Alum David Pepose on Serial Storytelling in SPENCER & LOCKE 2

What do you do when your five-time Ringo Award-nominated comics series comes to an end?

If you’re David Pepose, you write the next chapter.

It’s been about two years since the Comics Experience alum and his creative partners introduced Spencer & Locke, the neo-noir story of a detective and his imaginary panther partner. The series won accolades from talents like John Layman and Scott Snyder, racked up five Ringo nominations, landed on multiple Best-Of Lists, and earned the creators a contract with a film producer.

Now, David and team are gearing up for the launch of Spencer & Locke 2, the follow-up arc to their successful debut. The sequel pays loving tribute to classic strip comics, pitting hard-boiled Detective Locke and his imaginary talking panther Spencer against Roach Riley, the creators’ murderous riff on Mort Walker’s classic strip Beetle Bailey.

Spencer & Locke 2 features art by Jasen Smith and Jorge Santiago, Jr., with covers by Santiago, Maan House, and Joe Mulvey. It’s available for pre-order now at comics retailers everywhere, and arrives in stores on April 24, 2019.

We talked with David about the challenges of writing a multi-part story, attracting and retaining readers, and more.

What can returning readers expect to find in Spencer & Locke 2
and what makes this a good jumping-on point for new readers?

Following the fallout of his last investigation, hard-boiled Detective Locke has found himself in a particularly bad place — he’s been suspended by Internal Affairs, his bid for custody over his daughter Hero is in jeopardy, and he’s continuing to struggle with the demons of his abusive upbringing. The one constant in Locke’s life? He’s still got a partner to watch his back — who just happens be a seven-foot-tall imaginary panther named Spencer. But these unlikely heroes are going to find themselves in over their heads when they face a murderous former soldier named Roach Riley, our pitch-black parody of Mort Walker’s Beetle Bailey.

As far as jumping-on points go, I think we’re taking our original series’ high concept to the logical extreme — if the original Spencer & Locke asked what if Calvin and Hobbes grew up in Sin City, Spencer & Locke 2 is going to be declaring all-out war across the funny pages. But even if you aren’t familiar with Bill Watterson or Mort Walker’s iconic work, we get readers up to speed quickly on Locke’s horrifying past, as well as his unorthodox partnership with his imaginary friend — at the end of the day, we all have memories we don’t like to think about, and it’s that foundation that I think makes Locke such an engaging and accessible character.

At what point did you know there would be a Spencer & Locke 2? What prompted the decision to launch the second arc?

I’ve had the idea for our second arc really since the beginning — since we started off with a base of taking a gritty, adult spin on Calvin and Hobbes, it felt like a natural progression to take our show across the funny pages, particularly with Beetle Bailey, whose military background made him a perfect candidate to continue exploring our story of violence, suffering and PTSD. And it’s really to our publisher Action Lab’s credit, because they asked us fairly early on in our first arc if we’d be interested in continuing on with the series — and given how fun Spencer and Locke were to dive into as characters the last time, it felt like a no-brainer to say yes, so we could start putting together this bigger and bolder new storyline.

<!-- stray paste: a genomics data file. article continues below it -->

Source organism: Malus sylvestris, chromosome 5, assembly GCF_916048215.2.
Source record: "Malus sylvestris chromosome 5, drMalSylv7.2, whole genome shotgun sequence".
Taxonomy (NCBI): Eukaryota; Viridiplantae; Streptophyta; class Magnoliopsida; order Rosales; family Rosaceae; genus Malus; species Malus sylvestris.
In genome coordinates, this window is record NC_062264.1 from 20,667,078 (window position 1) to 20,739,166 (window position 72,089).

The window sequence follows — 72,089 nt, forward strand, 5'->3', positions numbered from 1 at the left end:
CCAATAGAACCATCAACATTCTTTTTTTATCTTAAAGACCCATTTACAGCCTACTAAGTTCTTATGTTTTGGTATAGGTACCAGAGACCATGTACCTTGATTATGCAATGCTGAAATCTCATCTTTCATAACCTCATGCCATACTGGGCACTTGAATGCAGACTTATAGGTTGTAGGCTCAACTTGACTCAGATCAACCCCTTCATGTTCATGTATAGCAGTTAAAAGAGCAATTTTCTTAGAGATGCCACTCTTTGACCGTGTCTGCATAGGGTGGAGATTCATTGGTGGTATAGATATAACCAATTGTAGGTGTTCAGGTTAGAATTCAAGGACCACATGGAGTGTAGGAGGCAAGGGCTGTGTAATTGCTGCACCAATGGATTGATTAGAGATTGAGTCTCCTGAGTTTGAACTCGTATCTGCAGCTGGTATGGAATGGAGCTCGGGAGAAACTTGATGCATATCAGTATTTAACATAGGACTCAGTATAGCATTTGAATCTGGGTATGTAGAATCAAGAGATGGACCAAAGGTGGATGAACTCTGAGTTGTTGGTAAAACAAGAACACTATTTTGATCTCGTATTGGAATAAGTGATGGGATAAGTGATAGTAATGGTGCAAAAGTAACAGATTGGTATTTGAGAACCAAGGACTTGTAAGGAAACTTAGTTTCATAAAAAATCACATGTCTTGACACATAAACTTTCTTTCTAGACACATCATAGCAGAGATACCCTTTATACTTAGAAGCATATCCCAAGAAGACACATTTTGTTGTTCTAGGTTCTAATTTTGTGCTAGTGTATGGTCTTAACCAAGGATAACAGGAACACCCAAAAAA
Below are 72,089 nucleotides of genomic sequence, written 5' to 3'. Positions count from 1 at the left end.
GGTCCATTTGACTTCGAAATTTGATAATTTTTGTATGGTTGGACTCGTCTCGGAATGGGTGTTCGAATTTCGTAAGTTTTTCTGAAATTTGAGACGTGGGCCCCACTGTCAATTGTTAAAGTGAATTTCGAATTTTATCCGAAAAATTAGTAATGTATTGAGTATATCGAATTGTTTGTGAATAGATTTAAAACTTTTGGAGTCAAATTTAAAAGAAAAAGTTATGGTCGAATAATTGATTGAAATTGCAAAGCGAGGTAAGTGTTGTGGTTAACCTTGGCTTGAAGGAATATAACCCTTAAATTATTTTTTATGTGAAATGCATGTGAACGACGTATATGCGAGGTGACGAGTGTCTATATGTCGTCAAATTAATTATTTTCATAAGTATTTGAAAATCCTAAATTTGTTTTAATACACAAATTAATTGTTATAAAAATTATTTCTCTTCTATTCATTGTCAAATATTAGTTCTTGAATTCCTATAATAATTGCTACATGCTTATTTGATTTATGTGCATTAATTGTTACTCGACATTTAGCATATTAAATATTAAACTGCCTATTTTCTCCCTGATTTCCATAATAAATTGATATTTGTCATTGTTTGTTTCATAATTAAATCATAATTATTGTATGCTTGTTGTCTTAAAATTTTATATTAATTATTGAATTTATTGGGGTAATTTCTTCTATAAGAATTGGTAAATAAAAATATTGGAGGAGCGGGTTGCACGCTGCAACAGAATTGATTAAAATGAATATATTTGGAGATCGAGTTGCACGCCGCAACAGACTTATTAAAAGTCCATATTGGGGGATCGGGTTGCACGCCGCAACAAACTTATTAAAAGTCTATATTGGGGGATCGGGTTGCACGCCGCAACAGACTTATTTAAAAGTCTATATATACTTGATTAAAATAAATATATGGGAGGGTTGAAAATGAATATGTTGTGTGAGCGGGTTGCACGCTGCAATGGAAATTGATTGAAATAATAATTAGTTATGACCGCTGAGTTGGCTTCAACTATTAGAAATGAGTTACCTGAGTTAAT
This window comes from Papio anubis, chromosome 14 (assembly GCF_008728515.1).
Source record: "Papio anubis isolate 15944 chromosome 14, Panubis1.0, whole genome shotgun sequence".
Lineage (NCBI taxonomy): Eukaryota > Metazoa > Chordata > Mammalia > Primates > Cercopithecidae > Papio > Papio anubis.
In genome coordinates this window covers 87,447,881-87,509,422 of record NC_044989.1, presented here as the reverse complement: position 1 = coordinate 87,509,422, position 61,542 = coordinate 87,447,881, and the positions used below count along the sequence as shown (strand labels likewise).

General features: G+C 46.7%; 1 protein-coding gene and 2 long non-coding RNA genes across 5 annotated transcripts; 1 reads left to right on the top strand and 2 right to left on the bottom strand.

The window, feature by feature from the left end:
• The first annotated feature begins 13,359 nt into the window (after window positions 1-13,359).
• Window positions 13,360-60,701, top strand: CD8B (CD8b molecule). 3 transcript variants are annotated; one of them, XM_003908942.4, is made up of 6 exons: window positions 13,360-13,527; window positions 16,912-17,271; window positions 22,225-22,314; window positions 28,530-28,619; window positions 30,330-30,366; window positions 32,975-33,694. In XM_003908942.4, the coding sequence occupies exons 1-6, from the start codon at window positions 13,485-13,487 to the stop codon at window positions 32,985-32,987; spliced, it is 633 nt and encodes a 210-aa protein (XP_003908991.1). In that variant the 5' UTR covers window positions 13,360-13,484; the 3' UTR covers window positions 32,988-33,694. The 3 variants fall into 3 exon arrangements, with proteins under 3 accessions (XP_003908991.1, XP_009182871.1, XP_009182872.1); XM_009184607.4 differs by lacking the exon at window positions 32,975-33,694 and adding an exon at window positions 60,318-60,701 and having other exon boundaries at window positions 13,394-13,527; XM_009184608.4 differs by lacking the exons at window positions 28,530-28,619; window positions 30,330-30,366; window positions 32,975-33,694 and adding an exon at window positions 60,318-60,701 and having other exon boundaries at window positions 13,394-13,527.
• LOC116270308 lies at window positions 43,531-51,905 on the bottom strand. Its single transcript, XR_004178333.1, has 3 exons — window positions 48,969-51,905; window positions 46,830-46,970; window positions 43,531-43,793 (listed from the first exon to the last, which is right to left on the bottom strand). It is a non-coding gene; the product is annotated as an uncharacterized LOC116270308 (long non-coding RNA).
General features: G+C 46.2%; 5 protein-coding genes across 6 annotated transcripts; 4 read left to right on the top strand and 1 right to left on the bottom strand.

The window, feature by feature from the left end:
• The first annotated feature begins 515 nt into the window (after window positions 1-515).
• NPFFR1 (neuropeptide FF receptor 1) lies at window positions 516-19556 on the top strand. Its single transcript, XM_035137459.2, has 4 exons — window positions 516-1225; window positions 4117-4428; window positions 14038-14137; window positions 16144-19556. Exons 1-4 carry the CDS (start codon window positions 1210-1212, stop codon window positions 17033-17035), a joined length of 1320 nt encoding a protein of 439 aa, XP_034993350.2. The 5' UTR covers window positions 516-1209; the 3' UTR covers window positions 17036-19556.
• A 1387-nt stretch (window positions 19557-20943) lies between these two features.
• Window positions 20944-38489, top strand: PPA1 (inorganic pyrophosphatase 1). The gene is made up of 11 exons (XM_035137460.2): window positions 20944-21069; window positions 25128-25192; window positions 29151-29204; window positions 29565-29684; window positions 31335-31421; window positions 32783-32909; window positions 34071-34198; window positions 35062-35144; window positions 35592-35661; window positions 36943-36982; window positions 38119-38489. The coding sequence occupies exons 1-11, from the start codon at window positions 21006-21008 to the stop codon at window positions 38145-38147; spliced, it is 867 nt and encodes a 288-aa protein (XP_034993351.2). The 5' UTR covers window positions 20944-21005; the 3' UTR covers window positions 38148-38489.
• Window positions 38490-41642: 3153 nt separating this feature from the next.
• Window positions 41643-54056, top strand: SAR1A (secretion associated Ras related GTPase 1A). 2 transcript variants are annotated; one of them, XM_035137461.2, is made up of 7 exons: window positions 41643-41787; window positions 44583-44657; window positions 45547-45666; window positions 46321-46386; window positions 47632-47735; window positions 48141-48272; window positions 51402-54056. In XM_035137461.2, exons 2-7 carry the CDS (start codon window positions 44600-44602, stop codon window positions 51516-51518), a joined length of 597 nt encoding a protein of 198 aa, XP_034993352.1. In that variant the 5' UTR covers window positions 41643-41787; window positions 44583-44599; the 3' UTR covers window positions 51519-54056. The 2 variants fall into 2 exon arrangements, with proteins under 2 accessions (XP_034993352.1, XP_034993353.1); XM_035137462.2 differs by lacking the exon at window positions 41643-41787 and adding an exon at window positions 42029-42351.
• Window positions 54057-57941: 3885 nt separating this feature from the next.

What advice do you have for creators who want to plan a series with multiple story arcs?

The biggest thing I would say is just not to put the cart before the horse — it’s easy to get wrapped up in this idea of a 60-issue epic, but even for the most seasoned of creators, that longevity isn’t always (or even usually) viable. You want to make sure your first arc is as strong and self-contained as possible, because it’s only by establishing trust with your readers and your publisher that you can really justify getting multiple story arcs.

And by building up your first storyline, you’re really doing yourself a favor in terms of being able to take a step back and figure out the best way to expand your high concept, your themes, and your character arcs for future installments. It’s good to have some ideas in your back pocket, so you can position your story to head in a certain direction if you’re given more runway, but ultimately your series is only going to be as strong as the foundation you build it upon.

Anything else you want to tell us about Spencer & Locke 2?

The Spencer & Locketeam was nominated for five Ringo Awards for our work on our first arc, and early buzz is saying that Spencer & Locke 2 is even better than the first. I think there’s such depths we can explore with these characters, and such a sense of empathy that we can bring to our readers, alongside all the action and excitement. This is our Empire Strikes Back, our Dark Knight, and I’m not invoking either of those trilogies lightly. If you like psychological crime thrillers with a genre twist — or if you’re a fan of books like Criminal, Moon Knight, Afterlife with Archie, or Blacksad — then you’re going to love what we do in Spencer & Locke 2.

Spencer & Locke 2 is available for pre-order at the following links or from your favorite retailer. It will be in stores starting April 24, 2019!

Spencer & Locke 2, issue #1 – Jorge Santiago, Jr. cover

Spencer & Locke 2, issue #1 – Maan House cover

Spencer & Locke 2, issue #1 – Joe Mulvey cover